One resource was lost this year. Shelburne’s Aston-Lessard barn (listed 2016) collapsed on November 29. Overall, about 50% of the Seven to Save properties are saved or seeing progress. Another quarter are stalled, waiting on progress.

23, 109. Miles driven by Preservation Alliance staff to visit with people like you and help save and revive places we can’t imagine New Hampshire without.

We can’t wait to do more in 2019!

Ways to Make a Difference: Big and Small Preservation Activity Ideas

Boscawen.

Boscawen.

May is Preservation Month, and here are some big and little ideas of ways to engage in preservation activity.

Take care of your old home. Spring is a great time to evaluate repair needs and plan for the year ahead.  An energy audit can also help you prioritize investments. Get ready for the next cold season with properly-installed insulation in your attic and around your foundation. “Re-tuning” old windows keeps cold air out and preserves original features of an old house. Check our Directory of Preservation Products and Services for key contacts.

The Weeks Estate in Lancaster includes this fire lookout tower. Prepare for tremendous views!

The Weeks Estate in Lancaster includes this fire lookout tower. Prepare for tremendous views!

Take a second look around you.  Are there places you can’t imagine your community without? Start a conversation with other interested citizens, and consider planning tools like easements and tax incentives to turn a challenge into an opportunity.  Support your local farm, and thank a neighbor who has fixed up his or her barn.  Visit a local historic site that you haven’t been to in a long time or check out the cool NH Department of Natural and Cultural Resources's initiative this May, which will showcase our state's fire towers.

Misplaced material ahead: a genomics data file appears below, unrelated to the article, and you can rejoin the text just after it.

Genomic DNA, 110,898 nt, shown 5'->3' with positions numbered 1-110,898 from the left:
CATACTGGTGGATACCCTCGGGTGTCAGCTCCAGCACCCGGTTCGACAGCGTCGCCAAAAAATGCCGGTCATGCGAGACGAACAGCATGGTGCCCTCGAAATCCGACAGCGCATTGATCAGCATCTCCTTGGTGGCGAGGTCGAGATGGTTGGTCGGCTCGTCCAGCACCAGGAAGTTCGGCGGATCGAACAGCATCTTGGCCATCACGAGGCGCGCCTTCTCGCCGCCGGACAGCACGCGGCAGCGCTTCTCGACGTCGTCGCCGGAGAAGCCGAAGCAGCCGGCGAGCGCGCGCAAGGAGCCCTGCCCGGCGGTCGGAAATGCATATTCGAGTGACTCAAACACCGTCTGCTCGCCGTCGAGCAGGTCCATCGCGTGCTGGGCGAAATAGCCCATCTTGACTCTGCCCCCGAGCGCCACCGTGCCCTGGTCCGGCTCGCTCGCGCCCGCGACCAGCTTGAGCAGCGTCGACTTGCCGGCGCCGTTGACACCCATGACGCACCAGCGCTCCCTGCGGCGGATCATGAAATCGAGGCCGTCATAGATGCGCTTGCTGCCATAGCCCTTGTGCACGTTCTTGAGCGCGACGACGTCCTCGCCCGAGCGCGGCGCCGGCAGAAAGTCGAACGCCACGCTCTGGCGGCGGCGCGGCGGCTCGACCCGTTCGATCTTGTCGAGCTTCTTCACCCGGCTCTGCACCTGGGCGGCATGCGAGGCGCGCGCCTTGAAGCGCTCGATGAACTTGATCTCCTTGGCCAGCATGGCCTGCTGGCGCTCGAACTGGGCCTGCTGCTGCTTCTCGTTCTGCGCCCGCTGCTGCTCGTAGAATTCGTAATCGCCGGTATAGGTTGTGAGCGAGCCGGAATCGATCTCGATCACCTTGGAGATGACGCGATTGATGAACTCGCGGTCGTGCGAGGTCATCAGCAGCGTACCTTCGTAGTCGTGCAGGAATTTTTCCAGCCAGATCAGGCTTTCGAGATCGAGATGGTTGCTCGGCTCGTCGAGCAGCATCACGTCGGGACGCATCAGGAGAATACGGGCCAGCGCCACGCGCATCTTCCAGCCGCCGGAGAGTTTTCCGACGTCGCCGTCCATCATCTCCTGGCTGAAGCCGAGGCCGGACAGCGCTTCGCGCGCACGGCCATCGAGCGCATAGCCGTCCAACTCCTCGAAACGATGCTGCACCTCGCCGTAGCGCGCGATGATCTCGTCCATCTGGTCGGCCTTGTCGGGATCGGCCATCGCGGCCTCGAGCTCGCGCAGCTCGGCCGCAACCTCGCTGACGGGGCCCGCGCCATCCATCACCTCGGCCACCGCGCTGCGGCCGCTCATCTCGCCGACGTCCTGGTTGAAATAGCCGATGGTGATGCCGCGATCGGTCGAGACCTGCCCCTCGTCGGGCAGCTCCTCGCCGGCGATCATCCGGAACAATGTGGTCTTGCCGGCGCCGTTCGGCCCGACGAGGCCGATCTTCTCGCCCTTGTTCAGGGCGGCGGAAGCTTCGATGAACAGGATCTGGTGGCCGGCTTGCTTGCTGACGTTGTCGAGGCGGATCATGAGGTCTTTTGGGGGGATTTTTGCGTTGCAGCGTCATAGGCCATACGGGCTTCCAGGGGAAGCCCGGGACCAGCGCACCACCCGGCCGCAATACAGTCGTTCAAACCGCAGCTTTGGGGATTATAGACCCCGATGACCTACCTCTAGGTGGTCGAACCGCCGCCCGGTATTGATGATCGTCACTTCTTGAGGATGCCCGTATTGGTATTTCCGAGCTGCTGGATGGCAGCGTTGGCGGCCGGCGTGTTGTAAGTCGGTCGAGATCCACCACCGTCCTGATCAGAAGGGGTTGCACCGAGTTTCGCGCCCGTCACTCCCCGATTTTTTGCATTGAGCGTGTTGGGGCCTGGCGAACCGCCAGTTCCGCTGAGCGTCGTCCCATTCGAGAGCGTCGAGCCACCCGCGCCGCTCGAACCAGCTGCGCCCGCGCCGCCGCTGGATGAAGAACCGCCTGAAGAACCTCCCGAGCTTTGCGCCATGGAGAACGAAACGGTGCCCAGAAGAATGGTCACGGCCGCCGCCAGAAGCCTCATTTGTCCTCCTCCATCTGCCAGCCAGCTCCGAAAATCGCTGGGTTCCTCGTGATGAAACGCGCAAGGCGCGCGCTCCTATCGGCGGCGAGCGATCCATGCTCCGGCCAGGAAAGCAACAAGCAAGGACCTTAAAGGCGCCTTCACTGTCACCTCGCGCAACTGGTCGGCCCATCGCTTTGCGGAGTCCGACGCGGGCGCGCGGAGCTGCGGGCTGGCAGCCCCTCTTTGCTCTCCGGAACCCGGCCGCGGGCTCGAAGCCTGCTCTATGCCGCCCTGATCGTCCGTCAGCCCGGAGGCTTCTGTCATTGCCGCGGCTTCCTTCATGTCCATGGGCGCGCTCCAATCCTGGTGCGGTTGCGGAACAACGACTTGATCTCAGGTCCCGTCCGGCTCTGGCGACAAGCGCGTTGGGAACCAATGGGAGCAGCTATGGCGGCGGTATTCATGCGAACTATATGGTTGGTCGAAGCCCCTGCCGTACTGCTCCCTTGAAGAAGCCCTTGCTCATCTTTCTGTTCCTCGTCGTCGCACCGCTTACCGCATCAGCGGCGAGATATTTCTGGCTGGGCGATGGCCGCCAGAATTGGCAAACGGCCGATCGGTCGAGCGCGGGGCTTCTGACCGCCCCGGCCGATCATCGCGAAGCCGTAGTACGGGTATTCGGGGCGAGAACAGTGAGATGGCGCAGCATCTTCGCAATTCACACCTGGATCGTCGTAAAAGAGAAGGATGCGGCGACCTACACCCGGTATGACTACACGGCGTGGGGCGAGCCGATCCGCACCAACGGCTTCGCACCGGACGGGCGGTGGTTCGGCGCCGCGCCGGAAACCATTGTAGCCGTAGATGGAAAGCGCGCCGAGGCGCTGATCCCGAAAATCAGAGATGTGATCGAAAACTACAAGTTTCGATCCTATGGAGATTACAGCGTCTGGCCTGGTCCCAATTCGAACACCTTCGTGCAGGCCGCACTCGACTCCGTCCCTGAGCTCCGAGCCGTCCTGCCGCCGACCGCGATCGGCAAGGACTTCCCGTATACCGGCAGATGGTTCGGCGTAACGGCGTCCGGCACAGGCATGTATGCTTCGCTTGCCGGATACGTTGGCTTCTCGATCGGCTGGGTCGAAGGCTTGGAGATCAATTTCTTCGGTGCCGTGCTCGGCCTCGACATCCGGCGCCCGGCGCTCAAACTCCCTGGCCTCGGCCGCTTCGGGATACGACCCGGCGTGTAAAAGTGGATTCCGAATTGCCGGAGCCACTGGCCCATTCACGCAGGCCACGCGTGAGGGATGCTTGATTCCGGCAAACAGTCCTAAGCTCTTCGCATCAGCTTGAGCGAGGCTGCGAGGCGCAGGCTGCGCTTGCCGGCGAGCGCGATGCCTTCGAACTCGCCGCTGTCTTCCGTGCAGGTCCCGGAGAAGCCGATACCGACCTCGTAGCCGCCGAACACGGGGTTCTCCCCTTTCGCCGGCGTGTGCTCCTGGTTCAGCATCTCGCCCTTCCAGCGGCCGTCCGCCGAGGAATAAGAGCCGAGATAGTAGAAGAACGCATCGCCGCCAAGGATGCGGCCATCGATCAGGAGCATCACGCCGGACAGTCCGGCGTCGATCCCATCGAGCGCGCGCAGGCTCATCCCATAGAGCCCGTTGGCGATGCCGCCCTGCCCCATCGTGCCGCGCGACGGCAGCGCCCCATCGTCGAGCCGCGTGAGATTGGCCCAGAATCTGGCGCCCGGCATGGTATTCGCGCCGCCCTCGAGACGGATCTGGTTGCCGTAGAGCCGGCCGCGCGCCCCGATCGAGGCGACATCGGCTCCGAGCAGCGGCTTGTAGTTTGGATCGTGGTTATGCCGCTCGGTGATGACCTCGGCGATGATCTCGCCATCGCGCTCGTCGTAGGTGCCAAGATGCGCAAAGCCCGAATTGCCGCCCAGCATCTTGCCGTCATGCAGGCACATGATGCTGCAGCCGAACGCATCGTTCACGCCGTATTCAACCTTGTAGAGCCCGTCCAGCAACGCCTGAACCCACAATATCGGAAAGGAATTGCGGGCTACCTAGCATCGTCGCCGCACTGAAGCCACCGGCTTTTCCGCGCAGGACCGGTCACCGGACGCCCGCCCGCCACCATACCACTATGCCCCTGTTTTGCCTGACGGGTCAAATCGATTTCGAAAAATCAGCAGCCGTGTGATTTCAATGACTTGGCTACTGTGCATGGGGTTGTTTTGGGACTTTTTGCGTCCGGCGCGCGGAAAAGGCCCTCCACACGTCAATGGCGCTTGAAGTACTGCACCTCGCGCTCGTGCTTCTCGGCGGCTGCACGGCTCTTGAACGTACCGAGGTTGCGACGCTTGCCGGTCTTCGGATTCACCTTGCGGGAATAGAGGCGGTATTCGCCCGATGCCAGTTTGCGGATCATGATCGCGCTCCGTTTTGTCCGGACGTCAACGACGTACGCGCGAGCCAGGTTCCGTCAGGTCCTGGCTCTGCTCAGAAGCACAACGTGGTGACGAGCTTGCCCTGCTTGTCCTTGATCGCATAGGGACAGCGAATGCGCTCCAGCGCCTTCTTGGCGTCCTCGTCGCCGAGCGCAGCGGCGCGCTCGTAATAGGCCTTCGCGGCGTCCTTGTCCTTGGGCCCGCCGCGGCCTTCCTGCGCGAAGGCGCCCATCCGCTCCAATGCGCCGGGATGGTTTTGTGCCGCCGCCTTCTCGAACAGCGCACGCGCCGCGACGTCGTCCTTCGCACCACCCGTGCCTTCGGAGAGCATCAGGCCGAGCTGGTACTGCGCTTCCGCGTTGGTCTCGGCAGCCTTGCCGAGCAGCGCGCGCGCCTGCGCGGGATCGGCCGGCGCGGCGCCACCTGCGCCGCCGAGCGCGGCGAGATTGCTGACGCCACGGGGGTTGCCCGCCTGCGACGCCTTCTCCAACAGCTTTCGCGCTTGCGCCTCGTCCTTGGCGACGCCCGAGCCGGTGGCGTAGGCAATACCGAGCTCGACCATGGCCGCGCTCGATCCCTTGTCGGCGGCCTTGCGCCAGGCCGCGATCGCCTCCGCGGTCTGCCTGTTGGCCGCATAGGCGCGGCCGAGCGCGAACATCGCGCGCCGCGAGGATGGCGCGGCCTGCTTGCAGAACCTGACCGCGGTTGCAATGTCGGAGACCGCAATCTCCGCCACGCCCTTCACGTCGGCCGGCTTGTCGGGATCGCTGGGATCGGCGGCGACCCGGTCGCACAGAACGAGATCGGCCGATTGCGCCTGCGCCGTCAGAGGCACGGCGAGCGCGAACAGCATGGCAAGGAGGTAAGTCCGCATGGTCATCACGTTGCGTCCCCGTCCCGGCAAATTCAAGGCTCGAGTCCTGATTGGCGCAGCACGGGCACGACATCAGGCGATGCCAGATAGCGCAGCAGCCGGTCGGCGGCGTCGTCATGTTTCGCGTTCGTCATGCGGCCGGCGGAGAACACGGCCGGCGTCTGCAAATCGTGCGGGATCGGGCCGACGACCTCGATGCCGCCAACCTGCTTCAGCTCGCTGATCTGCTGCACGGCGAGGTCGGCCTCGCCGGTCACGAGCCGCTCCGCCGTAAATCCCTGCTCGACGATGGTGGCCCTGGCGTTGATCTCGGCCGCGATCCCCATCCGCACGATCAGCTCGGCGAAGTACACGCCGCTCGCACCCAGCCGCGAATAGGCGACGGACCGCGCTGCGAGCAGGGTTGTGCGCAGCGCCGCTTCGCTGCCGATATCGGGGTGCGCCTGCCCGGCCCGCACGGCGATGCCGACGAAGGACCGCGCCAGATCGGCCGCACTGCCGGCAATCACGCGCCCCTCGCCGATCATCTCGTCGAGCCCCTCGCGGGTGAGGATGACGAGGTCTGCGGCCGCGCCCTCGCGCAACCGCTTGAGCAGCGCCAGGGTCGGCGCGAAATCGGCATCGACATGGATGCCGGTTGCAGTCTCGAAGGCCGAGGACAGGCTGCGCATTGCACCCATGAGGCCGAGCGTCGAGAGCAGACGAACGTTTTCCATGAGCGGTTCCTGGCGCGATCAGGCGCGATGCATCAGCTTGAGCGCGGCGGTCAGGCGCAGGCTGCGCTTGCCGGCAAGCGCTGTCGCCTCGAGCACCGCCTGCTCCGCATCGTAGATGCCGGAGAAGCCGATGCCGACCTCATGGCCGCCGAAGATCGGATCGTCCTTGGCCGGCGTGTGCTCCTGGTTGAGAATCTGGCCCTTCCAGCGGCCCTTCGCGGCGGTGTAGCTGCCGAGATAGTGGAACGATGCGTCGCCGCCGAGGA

Be an advocate for preserving our heritage. Volunteer to serve on your local planning board, library board, heritage commission, cemetery commission, or downtown organization. Attend a local heritage event. Help with a preservation project, or enjoy dinner in an old inn or theater in a historic venue. Talk to your legislator about the benefits of the Land and Community Heritage Investment Program, New Hampshire's popular and effective matching grants program for historic preservation and land conservation projects. E-mail the Preservation Alliance to receive preservation news updates.

Support the Preservation Alliance by becoming a member or renewing your support. Give to local preservation efforts. Buy a “Moose Plate” conservation license plate for yourself or as a gift. 

Preservation activity creates local jobs and keeps more money circulating in local economies than new construction, and is part of the landscape that attracts visitors and businesses to New Hampshire. For you, it also can be an activity that makes you feel good and connects you to special places, old friends and new ones.

More at www.nhpreservation.org or by calling 603-224-2281.